Dementia is a term that is used to describe the variety of conditions that can cause the brain to fall. It is commonly described as the ‘umbrella term’. Alzheimer’s disease is the most common form of dementia; the proportions of those with different forms of dementia can be broken down as follows:
Alzheimer’s disease: 62%
Vascular disease: 17%
Mixed dementia: 10%
Lewy-body dementia: 4%
Fronto-temporal dementia: 2%
Parkinson’s disease: 2%
It is common that we all experience normal, age related changed as we get older, however, dementia is marked by a gradual impoverishment of thought and other mental activities that eventually affect almost every aspect of life.
With Dementia Awareness Week recently, we think it is important to continue to raise awareness of dementia by sharing some warning signs to look out for.
Memory loss that disrupts daily life- The most common sign of dementia is memory loss, especially if you notice your love one forgetting very recent events. It is very common that a person living with dementia might lose track of dates, seasons, and the passage of time. Someone living with dementia may also forget the correct time and get lost in a familiar environment, such as their own house which they have lived in for 10 years.
A change in mood or personality- If you notice that your loved one seems different from his/her usual self in ways that are difficult to identify or explain this could be a warning sign. They may become suspicious, irritable, depressed, apathetic, anxious, or confused, especially in situations where memory problems are causing difficulties.
Difficulty in their speech- Another early sign of dementia is struggling to communicate thoughts the way they used too. They may try and find the right words, but just can’t seem to grasp them, therefore, conversations with an elderly parent who has dementia can become difficult and take longer than usual to conclude.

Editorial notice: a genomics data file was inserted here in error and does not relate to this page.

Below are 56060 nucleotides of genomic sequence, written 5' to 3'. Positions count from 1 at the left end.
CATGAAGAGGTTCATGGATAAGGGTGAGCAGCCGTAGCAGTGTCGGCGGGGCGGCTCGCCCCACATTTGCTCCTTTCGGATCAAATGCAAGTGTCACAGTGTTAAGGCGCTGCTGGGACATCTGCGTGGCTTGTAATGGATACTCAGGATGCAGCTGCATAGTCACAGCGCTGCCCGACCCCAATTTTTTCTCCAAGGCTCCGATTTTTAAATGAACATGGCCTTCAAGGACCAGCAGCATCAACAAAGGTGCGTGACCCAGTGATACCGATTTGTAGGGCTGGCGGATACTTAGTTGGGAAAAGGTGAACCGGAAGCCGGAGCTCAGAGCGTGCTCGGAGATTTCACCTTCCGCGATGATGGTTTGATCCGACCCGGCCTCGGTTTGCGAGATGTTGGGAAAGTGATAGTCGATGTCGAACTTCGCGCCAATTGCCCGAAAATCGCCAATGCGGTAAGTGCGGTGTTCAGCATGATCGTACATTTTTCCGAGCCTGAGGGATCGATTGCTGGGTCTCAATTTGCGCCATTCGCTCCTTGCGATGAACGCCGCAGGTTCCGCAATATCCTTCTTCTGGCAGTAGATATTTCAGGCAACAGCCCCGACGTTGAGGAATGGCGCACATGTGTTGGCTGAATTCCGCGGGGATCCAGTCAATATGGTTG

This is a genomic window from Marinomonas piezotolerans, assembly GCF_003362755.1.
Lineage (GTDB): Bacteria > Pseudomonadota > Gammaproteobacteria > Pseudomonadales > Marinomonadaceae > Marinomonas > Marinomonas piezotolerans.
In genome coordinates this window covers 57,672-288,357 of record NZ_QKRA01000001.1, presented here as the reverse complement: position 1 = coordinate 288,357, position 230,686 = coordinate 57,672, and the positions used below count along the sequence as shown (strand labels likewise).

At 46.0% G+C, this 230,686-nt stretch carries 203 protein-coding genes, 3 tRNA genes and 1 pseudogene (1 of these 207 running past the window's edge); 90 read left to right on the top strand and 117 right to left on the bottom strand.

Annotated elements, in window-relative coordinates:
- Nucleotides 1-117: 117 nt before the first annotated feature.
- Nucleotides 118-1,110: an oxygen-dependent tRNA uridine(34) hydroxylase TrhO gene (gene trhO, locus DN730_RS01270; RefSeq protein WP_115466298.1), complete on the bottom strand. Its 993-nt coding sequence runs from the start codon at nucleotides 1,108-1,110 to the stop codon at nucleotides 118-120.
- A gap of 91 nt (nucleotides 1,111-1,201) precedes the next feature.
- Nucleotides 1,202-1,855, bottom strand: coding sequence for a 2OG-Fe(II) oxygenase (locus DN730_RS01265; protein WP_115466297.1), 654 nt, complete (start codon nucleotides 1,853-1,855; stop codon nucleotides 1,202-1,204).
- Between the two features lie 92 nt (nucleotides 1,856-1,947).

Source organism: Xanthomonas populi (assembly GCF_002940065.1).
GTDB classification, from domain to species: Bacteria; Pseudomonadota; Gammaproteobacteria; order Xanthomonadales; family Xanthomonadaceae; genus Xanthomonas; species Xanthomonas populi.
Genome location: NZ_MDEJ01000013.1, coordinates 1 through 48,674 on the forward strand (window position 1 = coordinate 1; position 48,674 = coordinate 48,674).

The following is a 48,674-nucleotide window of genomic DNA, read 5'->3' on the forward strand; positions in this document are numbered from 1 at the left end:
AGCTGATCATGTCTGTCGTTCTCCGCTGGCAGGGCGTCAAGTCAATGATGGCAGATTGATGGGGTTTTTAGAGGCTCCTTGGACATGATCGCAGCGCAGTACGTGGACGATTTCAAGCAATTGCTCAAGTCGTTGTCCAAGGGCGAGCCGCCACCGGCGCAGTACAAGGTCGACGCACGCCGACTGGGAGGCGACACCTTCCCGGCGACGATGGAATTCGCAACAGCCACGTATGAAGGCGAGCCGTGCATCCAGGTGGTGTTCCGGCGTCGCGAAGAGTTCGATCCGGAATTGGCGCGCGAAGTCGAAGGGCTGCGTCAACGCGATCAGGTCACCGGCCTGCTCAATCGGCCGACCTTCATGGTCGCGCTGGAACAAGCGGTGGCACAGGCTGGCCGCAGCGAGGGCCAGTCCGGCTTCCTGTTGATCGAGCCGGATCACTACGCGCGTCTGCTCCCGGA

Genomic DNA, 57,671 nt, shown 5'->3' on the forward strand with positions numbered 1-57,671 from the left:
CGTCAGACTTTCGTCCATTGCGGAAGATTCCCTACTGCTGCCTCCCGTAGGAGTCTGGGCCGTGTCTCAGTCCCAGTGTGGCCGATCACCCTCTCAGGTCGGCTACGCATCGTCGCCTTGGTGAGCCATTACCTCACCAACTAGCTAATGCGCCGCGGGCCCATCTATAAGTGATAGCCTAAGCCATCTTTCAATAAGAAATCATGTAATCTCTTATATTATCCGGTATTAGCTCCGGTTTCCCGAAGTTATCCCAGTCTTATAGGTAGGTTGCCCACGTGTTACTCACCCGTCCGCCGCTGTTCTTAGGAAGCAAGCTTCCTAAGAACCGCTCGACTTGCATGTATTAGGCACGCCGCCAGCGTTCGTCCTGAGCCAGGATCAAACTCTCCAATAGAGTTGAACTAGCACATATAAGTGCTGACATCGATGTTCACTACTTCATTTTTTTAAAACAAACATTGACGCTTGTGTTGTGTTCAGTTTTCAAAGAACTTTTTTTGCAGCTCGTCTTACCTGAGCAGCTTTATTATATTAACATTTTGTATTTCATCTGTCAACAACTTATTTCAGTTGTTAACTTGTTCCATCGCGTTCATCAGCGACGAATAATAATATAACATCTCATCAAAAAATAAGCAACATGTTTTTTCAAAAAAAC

Their sense of direction might change- Sense of direction and spatial orientation is a common function of thinking that starts to deteriorate with the onset of dementia. This might mean not recognising once familiar landmarks and forgetting regularly used directions. It might also become more difficult to follow series of directions and step-by-step instructions.
Struggling to adapt to change- If your loved one has recently been diagnosed with dementia, the experience is frightening for them. They will go through mixed emotions, and suddenly they can’t remember people they know or follow what others are saying. They might find they can’t remember why they went to the store and get lost on the way home.
Not all of these warning signs may be applicable in every case, but if you feel that your loved one may be experiencing one or more of these warning signs, or should you have any doubt, then it is best to seek professional advice, and the best place to start is with your GP.
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